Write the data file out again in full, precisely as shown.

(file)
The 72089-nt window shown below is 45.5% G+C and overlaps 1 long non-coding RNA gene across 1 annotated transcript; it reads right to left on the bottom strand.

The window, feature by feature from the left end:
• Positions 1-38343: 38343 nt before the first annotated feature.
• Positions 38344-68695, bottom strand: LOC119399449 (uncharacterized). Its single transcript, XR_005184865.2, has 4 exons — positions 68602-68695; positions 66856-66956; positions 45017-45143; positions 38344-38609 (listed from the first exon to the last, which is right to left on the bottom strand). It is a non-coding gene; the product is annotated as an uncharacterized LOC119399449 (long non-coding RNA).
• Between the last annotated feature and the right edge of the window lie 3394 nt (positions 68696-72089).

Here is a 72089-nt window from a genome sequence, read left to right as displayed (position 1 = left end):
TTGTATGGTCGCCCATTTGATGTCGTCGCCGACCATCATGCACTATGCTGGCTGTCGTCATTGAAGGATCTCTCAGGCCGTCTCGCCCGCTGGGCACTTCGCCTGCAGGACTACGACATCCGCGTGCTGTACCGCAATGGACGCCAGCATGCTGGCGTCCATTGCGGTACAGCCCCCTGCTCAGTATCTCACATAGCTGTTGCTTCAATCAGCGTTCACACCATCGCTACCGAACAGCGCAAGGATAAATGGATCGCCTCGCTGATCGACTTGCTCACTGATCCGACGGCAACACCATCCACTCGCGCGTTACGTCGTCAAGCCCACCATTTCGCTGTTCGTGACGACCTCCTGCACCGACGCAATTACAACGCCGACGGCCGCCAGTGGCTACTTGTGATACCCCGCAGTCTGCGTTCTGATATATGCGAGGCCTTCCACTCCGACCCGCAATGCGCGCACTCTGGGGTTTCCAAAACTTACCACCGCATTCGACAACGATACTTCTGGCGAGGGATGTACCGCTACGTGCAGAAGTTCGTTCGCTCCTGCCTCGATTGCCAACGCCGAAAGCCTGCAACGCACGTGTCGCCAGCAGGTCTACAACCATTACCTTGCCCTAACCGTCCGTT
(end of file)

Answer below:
The 72089-nt window shown below is 45.5% G+C and overlaps 1 long non-coding RNA gene across 1 annotated transcript; it reads right to left on the bottom strand.

The window, feature by feature from the left end:
• Positions 1-38343: 38343 nt before the first annotated feature.
• Positions 38344-68695, bottom strand: LOC119399449 (uncharacterized). Its single transcript, XR_005184865.2, has 4 exons — positions 68602-68695; positions 66856-66956; positions 45017-45143; positions 38344-38609 (listed from the first exon to the last, which is right to left on the bottom strand). It is a non-coding gene; the product is annotated as an uncharacterized LOC119399449 (long non-coding RNA).
• Between the last annotated feature and the right edge of the window lie 3394 nt (positions 68696-72089).

Here is a 72089-nt window from a genome sequence, read left to right as displayed (position 1 = left end):
TTGTATGGTCGCCCATTTGATGTCGTCGCCGACCATCATGCACTATGCTGGCTGTCGTCATTGAAGGATCTCTCAGGCCGTCTCGCCCGCTGGGCACTTCGCCTGCAGGACTACGACATCCGCGTGCTGTACCGCAATGGACGCCAGCATGCTGGCGTCCATTGCGGTACAGCCCCCTGCTCAGTATCTCACATAGCTGTTGCTTCAATCAGCGTTCACACCATCGCTACCGAACAGCGCAAGGATAAATGGATCGCCTCGCTGATCGACTTGCTCACTGATCCGACGGCAACACCATCCACTCGCGCGTTACGTCGTCAAGCCCACCATTTCGCTGTTCGTGACGACCTCCTGCACCGACGCAATTACAACGCCGACGGCCGCCAGTGGCTACTTGTGATACCCCGCAGTCTGCGTTCTGATATATGCGAGGCCTTCCACTCCGACCCGCAATGCGCGCACTCTGGGGTTTCCAAAACTTACCACCGCATTCGACAACGATACTTCTGGCGAGGGATGTACCGCTACGTGCAGAAGTTCGTTCGCTCCTGCCTCGATTGCCAACGCCGAAAGCCTGCAACGCACGTGTCGCCAGCAGGTCTACAACCATTACCTTGCCCTAACCGTCCGTT